The narrow 4-3 loss to World Champions Italy on Thursday was certainly a shock result.
tvnz.co.nz looks at some of the lessons learned...
Chris and Shane: A killer combination
There was some interest in how Chris Killen and Shane Smeltz would fare on the pitch together and the early evidence is promising. The duo scored three goals between them against the notoriously stingy Italians and seemed to strike up a good understanding.
Speed wobbles on defence
The All Whites sans Ryan Nelsen will always struggle defensively. The team defended manfully for large periods of the game but upon sober reflection on Friday Ricki Herbert and his coaching staff will be disappointed with the 'soft' nature of at least three of the Italian goals.
Experience does count
You can't beat top-level experience. Defender Ivan Vicelich has been recently confined to the relative football backwater of the NZFC with Auckland City but gave an assured performance at the heart of the New Zealand defence. Vicelich spent almost a decade in the Dutch league and still has pedigree.
Class usually prevails
Andreas Pirlo is one best midfielders in the world and Vincente Iaquinta certainly one of the top strikers. Their introduction turned the match as the New Zealanders couldn't counter the quickness of pass and speed of movement.
Getting some perspective
Almost every player in the Italian squad is worth more individually on the open market than the entire All Whites squad, which illustrates the gulf in class. Sure the New Zealanders were perhaps taking the game more seriously than the Europeans but there are a lot of positives to take away for Ricki Herbert and his men.
What happened to Catenaccio?
Italian teams are famous for their cagey defending and are notoriously difficult to score against. But the Italy seemed to represent the Shaky Island on Thursday, conceding three and it could have been more.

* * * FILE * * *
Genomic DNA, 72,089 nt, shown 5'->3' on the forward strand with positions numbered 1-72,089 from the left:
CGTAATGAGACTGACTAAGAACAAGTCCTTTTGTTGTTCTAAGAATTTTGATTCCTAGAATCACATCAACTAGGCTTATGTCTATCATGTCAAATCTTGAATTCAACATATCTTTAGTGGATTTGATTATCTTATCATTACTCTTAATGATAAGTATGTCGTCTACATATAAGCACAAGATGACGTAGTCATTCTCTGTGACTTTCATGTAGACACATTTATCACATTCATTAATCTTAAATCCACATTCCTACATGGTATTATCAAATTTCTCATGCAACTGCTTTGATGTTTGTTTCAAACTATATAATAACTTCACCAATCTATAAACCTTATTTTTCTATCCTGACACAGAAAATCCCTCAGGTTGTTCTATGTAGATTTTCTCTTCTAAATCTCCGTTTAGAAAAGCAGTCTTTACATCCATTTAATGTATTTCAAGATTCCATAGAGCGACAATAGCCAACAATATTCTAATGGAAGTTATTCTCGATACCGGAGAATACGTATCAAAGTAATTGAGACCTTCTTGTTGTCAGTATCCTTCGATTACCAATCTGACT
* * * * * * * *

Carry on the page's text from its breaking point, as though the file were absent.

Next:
It is a team in transition and the best goalkeeper in the world was being rested. His replacement had the sort of performance not seen since David "Calamity" James and his Anfield nightmares in the late 90's.
The All Whites will no longer be able to fly under the radar at this Confederations Cup and Spain, South Africa and Iraq will be well aware of the threat they pose, especially from set pieces. No one knows how seriously the Italians took the game but for New Zealand there are only positive aspects to take away.
Top level sport is all about building confidence and combinations and with every assured performance Ricki Herbert's outfit can take more of both into the all-important world cup qualifiers come October and November.
So what will happen in the Cup?
Not much has changed here . The Spanish are said to be privately targeting a 4-0 victory on Monday and given the attacking riches at their disposal and fluid style of play it is certainly more than possible. The All Whites will set their own goals based on credibility, respect and improving their performance from the one against Italy.
Kiwi optimists will hope for a point against South Africa and then it is all up for grabs in the last group game against Iraq, who seem to be undoubtedly the minnows of the tournament.
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